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Feb16

Maternity Leave

I am the Director of a small daycare, less than 30 employees. In the past I have provided maternity leave for my teachers. If they have any accumulated sick, personal, or vacation time they can use that while they are off. Question is: do I have to have a position open when she returns from leave? I have a teacher that is planning on being out four months and I can’t “hold” a position that long. Also, what do I have to give her regarding breastfeeding time while on the clock?

There are two federal laws to consider for maternity leave, the Family & Medical Leave Act (FMLA) and the Pregnancy Discrimination Act (PDA).

The FMLA entitles eligible employees of covered employers up to 12 weeks of unpaid, job protected leave for certain family and medical reasons, including childbirth and baby bonding, within a 12-month period.

With only 30 employees, you’re not covered by the FMLA. Still, it’s worth knowing that if an employee is on FMLA leave, upon return from leave the employee must be restored to her original job or to an equivalent job with equivalent pay, benefits, and other terms and conditions of employment.

The PDA prohibits sex discrimination on the basis of pregnancy. Under the PDA, an employer that allows temporarily disabled employees to take leave must allow an employee who is temporarily disabled due to pregnancy to do the same. Further, employers must hold open a job for a pregnancy related absence the same length of time that jobs are held open for employees on sick or temporary disability leave.

Employers with at least 15 employees are covered under the PDA.

So, if you usually allow an employee with a temporary disability to take leave and return to his/her same position then the same benefit must be awarded to the employee on maternity leave.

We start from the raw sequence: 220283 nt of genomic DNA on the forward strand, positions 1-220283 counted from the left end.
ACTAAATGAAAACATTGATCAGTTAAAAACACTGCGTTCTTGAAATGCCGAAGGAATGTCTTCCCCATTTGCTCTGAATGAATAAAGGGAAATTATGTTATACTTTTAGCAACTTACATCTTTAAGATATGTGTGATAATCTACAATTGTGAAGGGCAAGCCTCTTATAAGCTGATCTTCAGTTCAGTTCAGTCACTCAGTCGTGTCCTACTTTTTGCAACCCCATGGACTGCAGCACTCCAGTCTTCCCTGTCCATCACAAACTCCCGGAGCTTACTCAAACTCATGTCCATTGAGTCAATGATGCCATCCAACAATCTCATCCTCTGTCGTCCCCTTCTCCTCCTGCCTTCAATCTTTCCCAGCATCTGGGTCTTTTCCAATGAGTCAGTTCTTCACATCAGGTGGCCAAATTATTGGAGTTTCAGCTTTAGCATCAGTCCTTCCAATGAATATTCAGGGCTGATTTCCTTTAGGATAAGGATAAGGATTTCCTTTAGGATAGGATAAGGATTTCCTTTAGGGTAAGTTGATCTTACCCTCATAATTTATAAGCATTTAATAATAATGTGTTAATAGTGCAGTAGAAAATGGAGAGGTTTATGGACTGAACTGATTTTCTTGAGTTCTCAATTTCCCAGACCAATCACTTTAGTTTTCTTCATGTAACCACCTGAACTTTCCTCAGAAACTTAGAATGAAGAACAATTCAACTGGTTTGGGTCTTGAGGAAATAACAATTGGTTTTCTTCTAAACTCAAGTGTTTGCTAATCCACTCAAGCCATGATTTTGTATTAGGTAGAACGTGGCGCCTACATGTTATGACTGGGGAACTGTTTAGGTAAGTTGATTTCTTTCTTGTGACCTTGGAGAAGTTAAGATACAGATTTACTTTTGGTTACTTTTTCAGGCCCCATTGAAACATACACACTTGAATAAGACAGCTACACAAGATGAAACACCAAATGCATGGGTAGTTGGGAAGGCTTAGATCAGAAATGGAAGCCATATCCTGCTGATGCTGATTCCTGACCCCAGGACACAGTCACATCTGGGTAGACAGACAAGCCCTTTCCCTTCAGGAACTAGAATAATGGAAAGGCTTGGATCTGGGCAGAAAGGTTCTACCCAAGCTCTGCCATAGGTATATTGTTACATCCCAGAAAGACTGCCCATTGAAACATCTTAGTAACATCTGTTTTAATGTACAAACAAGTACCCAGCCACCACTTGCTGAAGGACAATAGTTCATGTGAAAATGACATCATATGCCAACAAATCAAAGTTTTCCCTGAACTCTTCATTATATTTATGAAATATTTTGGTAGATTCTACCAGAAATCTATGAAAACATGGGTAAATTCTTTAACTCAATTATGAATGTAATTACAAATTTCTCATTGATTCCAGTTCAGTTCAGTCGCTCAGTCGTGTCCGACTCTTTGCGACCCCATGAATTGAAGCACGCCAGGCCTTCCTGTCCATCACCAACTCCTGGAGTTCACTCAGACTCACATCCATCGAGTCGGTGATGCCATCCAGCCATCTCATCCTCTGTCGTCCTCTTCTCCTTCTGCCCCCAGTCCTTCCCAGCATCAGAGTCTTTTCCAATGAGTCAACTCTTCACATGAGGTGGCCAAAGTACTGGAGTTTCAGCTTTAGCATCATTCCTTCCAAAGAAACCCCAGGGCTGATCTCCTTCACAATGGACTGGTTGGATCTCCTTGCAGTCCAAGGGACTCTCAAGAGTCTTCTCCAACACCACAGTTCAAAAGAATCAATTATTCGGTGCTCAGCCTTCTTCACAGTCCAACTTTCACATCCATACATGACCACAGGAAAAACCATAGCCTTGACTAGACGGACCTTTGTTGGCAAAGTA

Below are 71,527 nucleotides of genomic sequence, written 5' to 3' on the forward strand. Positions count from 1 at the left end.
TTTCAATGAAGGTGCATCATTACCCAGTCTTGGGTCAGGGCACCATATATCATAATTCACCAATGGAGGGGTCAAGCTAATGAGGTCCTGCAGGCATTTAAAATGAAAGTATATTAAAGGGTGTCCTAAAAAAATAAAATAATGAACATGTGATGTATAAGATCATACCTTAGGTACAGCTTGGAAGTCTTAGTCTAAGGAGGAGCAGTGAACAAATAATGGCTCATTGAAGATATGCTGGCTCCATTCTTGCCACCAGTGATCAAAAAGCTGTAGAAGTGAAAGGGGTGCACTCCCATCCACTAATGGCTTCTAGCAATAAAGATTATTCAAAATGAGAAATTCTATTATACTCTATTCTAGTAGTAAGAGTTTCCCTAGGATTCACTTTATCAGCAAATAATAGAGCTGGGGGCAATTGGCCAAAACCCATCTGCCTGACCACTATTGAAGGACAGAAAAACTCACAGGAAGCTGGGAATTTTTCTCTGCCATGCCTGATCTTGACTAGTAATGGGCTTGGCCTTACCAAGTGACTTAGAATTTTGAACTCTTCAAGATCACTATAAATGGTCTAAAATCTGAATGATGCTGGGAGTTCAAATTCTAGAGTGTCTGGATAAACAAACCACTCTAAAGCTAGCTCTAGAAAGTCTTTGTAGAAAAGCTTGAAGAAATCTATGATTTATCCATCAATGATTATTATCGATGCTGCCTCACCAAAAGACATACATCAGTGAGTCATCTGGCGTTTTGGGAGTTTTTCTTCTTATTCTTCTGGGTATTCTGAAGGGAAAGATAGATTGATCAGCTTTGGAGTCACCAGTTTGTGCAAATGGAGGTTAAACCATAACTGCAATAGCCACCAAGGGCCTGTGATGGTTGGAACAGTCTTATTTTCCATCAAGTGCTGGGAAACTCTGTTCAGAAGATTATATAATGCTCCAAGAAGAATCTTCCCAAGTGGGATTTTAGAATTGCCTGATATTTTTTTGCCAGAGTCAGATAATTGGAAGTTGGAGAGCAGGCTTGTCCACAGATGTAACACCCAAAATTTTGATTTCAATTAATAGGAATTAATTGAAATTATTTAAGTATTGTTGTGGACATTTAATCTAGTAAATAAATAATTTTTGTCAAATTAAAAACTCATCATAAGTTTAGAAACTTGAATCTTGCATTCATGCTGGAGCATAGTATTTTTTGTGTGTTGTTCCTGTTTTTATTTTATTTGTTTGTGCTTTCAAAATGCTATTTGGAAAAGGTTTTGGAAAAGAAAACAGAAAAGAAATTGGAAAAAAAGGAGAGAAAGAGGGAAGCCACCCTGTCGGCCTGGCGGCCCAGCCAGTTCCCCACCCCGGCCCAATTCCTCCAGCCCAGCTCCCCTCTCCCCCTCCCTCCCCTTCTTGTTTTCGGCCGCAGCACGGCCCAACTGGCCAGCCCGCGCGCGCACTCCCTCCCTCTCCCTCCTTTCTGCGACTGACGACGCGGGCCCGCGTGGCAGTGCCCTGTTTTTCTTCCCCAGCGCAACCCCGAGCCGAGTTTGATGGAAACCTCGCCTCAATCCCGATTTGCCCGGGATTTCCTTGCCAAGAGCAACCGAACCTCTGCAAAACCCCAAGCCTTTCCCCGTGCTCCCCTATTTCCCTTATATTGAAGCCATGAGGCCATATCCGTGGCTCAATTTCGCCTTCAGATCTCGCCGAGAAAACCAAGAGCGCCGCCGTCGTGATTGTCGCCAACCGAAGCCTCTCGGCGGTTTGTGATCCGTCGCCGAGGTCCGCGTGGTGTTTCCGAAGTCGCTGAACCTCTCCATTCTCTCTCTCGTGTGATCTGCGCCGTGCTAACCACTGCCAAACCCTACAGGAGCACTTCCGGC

Generally, when an employer allows an employee to take leave, maternity or otherwise, there is an assumption that the employee, upon return from leave, will return to his/her original job or at least a comparable one.

Let’s say your policy/past practice entitles employees up to 3 months of leave. The employee in question is requesting 4 months. In this case, approving the leave and whether the employee will be returned to her prior position is ultimately up to you. You could tell the employee that per policy/past practice she is entitled to 3 months of leave and upon return from leave she can return to her original position. Then, make it clear that any time beyond 3 months is not approved and you cannot guarantee her job.

It’s important to put all leave agreements in writing so both parties are clear on the terms of the leave and job reinstatement.

In regards to breaks for breastfeeding, federal law requires employers to provide reasonable break time for an employee to express breast milk for her nursing child for one year after the child’s birth each time the employee has need to express the milk. Employers are also required to provide a place, other than a bathroom, that is shielded from view and free from intrusion from coworkers and the public, which may be used by an employee to express breast milk. The law is clear that the frequency and duration of breaks is based on the mother’s need to express milk.

Employers are not required to compensate nursing mothers for breaks taken for the purpose of expressing milk. However, where employers already provide compensated breaks, an employee who uses that break time to express milk must be compensated in the same way that other employees are compensated for break time. In addition, the federal Fair Labor Standards Act’s general requirement that the employee must be completely relieved from duty or else the time must be compensated as work time applies.

The law provides an exemption for employers with fewer than 50 employees if compliance with the provision would impose an undue hardship. Whether compliance would be an undue hardship is determined by looking at the difficulty or expense of compliance for a specific employer in comparison to the size, financial resources, nature, and structure of the employer’s business. It’s best to make a reasonable effort to accommodate the employee.

Lastly, it’s important to be aware of similar state leave, discrimination, and break times for nursing mothers laws that may provide more protections for employees.

HTH!

This entry was posted on Thursday, February 16th, 2017 at 7:37 pm and is filed under
Benefits, Labor Laws.
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